I do my own stunts.
I don't know if you've been there before but if you are doing a solo set up and shoot for a corporate client there's a point where you are in a big conference room setting up lights all by yourself and wondering if you're getting the lights right. And there's no one to use for a stand in. And you really want to see how the light looks, and whether you're going to get that little reflection in the top right hand corner of your subject's glasses.... But you knew it was silly to bring an assistant along just to have someone to aim your camera at for a few seconds.
I was setting up at a high tech company today. We were shooting a key executive in two locations. This was the first location. I set up a light on the back wall nearly 30 feet behind the spot where the subject would stand. It was an Elinchrom monolight set at its lowest power and firing through a small, small softbox. I had a light to the left of my camera and up high enough so that the bottom edge of the Varistar 41 inch modifier would be just at chin height for my subject. And everyone was off checking e-mail and waiting for the appointed time and I really wanted to see what I was getting.
I know you'll probably say to yourself, "What a doofus. He's been doing this for 25 years and he still wants to preview his set up? Why, in the name of all that's holy and photographic, am I reading this blog???" This is a good question but it's beyond the scope of our article of the moment.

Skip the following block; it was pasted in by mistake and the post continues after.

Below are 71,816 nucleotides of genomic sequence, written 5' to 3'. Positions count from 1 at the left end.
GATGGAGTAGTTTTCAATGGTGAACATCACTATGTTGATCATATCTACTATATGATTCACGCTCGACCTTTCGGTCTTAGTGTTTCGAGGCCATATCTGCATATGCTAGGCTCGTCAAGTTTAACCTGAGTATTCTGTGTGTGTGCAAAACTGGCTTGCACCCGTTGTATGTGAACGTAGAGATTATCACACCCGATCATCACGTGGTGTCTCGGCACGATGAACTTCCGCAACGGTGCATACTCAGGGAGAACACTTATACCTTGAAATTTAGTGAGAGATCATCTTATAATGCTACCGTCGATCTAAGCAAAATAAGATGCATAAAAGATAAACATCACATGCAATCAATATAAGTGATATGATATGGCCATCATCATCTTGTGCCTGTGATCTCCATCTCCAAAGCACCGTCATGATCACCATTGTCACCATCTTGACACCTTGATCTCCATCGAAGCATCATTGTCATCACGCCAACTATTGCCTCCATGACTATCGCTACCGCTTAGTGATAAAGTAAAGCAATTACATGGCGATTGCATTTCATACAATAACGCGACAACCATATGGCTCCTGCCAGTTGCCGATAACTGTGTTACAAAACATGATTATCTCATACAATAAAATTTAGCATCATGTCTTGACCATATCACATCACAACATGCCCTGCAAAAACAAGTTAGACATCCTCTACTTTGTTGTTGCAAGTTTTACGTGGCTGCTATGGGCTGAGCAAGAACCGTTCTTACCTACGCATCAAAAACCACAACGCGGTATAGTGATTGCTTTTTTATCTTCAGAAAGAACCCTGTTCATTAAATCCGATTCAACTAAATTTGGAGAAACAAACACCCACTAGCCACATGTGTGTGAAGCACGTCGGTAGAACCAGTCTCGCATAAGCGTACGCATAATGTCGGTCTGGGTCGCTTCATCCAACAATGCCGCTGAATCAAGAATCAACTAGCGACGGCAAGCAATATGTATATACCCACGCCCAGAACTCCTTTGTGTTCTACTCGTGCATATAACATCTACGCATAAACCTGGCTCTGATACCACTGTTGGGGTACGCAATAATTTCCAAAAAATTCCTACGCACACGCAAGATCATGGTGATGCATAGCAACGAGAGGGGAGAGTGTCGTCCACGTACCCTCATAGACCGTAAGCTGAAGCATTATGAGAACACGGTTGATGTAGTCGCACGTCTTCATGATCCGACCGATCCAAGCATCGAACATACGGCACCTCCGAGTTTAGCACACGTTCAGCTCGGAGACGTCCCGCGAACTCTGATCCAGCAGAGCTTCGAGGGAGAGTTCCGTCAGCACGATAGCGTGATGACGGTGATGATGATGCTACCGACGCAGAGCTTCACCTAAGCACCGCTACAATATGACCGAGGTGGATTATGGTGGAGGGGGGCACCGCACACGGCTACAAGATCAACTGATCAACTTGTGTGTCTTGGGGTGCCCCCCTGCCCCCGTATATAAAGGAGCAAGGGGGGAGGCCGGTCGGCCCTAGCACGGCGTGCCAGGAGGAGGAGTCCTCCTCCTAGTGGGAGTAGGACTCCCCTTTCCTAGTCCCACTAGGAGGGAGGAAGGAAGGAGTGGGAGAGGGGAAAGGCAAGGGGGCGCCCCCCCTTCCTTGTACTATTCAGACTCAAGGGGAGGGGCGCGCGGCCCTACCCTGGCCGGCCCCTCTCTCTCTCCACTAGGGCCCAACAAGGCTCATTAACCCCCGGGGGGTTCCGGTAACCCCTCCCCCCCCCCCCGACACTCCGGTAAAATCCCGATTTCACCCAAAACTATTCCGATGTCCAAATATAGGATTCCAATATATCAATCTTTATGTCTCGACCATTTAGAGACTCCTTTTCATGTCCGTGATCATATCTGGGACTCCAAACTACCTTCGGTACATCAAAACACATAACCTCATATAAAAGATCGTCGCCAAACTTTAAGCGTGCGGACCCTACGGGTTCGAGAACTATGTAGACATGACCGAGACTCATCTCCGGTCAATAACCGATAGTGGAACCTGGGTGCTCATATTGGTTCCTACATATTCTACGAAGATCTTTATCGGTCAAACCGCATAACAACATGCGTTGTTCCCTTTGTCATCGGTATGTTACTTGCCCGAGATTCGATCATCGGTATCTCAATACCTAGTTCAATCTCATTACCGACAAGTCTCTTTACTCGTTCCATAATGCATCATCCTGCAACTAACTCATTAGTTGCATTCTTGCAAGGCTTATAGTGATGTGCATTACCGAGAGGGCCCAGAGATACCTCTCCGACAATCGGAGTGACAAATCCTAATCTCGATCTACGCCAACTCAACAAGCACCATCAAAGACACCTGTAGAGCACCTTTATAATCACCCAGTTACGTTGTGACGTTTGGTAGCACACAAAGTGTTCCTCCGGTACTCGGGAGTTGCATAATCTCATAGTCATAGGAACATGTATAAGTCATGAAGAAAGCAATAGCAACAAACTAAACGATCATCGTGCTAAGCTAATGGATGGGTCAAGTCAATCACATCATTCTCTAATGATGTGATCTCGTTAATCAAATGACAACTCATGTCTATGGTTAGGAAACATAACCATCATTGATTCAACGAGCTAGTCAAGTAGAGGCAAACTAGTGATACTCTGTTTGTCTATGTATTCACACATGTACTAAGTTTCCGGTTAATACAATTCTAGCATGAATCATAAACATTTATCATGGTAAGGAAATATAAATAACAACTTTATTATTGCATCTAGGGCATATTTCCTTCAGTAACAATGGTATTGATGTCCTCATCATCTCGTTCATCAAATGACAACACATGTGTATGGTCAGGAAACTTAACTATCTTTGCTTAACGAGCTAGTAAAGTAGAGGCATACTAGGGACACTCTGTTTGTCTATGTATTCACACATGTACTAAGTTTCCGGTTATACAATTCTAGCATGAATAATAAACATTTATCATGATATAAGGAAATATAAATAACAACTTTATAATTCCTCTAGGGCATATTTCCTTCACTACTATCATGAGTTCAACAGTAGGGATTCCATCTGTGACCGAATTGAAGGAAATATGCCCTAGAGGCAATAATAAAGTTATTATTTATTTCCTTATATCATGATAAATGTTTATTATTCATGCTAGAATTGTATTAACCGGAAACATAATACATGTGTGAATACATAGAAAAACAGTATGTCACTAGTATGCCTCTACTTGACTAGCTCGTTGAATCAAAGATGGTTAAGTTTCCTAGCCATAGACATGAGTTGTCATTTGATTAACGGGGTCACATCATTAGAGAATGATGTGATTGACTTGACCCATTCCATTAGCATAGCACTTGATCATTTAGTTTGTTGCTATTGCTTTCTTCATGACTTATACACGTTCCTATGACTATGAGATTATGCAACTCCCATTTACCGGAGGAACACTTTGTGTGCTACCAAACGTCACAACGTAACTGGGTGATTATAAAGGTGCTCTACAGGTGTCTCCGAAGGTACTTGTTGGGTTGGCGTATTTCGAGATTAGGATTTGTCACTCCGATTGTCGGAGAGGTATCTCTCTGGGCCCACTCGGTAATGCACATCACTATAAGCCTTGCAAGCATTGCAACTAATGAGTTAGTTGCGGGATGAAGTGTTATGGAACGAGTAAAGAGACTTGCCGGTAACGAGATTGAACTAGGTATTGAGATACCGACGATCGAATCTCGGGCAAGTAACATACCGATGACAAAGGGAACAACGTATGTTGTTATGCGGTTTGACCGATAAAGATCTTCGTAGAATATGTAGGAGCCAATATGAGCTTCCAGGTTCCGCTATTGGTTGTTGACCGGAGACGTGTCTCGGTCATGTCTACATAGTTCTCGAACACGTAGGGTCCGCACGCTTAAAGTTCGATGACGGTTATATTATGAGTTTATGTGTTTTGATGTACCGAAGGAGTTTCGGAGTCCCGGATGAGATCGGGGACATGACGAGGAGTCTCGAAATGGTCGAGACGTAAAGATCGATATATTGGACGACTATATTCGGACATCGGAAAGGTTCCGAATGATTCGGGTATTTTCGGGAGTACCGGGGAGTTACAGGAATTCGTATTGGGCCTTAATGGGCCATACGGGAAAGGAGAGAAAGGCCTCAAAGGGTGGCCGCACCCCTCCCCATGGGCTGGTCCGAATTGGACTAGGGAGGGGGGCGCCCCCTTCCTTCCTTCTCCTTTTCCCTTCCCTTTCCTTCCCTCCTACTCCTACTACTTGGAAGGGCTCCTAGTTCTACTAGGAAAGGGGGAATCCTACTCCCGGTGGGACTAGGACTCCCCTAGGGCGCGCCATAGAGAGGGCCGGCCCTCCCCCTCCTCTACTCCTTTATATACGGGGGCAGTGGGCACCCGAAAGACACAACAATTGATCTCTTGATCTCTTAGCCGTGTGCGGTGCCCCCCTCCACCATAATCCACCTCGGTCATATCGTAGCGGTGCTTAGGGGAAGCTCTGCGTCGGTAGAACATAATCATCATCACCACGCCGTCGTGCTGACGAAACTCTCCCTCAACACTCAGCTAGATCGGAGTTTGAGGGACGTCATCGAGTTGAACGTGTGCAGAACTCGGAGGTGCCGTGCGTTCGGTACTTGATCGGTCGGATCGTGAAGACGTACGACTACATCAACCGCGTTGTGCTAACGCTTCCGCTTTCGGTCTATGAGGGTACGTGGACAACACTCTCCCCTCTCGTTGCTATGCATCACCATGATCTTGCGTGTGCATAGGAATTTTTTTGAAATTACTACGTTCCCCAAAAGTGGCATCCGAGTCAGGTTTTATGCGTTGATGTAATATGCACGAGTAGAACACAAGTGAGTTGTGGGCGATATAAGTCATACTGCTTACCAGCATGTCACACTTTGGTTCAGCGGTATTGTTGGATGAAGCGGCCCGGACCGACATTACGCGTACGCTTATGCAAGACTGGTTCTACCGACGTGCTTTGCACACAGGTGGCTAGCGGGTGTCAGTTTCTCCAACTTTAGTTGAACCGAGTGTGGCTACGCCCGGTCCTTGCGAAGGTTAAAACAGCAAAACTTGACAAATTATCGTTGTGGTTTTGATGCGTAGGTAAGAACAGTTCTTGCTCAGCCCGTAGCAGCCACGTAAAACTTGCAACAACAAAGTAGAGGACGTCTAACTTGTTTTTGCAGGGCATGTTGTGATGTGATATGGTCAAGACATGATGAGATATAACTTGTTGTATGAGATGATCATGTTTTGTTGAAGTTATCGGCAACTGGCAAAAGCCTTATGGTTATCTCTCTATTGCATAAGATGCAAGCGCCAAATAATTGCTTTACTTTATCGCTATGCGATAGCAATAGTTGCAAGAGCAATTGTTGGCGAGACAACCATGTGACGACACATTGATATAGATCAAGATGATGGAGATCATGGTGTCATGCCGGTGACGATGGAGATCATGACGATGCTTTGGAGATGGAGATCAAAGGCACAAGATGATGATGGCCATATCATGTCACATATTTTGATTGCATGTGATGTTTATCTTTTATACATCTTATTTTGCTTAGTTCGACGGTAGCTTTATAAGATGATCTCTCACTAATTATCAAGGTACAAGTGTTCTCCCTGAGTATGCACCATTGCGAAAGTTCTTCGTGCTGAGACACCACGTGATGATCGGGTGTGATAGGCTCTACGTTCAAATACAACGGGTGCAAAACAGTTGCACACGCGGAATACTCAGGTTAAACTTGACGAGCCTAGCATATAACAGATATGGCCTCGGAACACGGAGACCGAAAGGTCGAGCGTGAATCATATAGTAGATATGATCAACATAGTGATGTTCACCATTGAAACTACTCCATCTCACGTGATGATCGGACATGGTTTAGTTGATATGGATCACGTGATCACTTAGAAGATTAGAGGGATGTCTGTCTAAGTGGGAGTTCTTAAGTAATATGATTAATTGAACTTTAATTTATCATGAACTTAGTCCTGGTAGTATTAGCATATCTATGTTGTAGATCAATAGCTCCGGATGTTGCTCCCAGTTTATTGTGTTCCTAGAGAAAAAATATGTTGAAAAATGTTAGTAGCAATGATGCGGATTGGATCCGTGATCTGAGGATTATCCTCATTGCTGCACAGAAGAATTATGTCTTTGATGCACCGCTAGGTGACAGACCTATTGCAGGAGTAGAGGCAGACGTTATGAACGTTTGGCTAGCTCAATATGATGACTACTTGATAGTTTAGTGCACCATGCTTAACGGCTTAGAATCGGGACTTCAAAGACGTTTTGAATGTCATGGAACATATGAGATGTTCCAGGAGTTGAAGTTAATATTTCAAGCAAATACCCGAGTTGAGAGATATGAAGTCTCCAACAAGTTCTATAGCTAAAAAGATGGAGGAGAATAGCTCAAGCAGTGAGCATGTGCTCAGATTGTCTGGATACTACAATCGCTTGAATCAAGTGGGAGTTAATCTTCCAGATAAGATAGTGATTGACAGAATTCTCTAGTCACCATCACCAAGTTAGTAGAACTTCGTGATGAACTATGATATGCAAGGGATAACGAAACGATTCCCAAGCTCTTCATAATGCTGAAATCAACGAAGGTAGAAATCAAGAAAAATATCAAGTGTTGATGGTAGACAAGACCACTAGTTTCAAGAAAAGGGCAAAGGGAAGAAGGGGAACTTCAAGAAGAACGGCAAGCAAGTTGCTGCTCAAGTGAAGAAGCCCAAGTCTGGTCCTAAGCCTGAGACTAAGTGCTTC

But I really did want to make sure there were no glitches that might bite me later. Like that reflection in the glasses...
I set the zoom lens on my camera to 12 feet (thank goodness I still own a zoom lens with a real distance scale) and I set the camera to manual focus. Then I set the drive menu to "10 second self-timer" and I scurried over to the shiny quarter I'd left on the floor when I paced out the twelve feet. The shutter fired and the flashes fired and I scurried back over to the camera to set what I'd gotten.
At that point I added a very weak backlight. And I adjusted my exposure just a bit. And I did a few cleaning cycles on the camera to knock the gunk off the sensor that was starting to come into focus at f8. When my client came in I was nearly ready. I forgot to switch the camera back to single frame advance so my first button push was a bit anti-climactic. We got that straightened out quickly.
Knowing I had everything set up correctly before the "star" stepped in to the room helped me to be calm and to concentrate on building a rapport with him. It was easy. We talked about his kids.
The one thing I did absolutely right today was to bring along an "Apple Box." You'll rarely hear the fancy photography blogs mention "Apple Boxes," but they sure come in handy whether you're shooting film or digital. They are wooden boxes, originally used by the film industry, and they are great for people of absolutely normal height of....say, about five feet, eight inches tall, to stand on when photographing abnormally tall people (anyone over five feet, ten inches tall....).
Since my subject was about 6'2" or better I can't think of a better $25 piece of gear. So, I do my own stunts with the help of the self-timer and, I like to stand on wooden boxes when I make portraits. It all seems like a very strange business to me.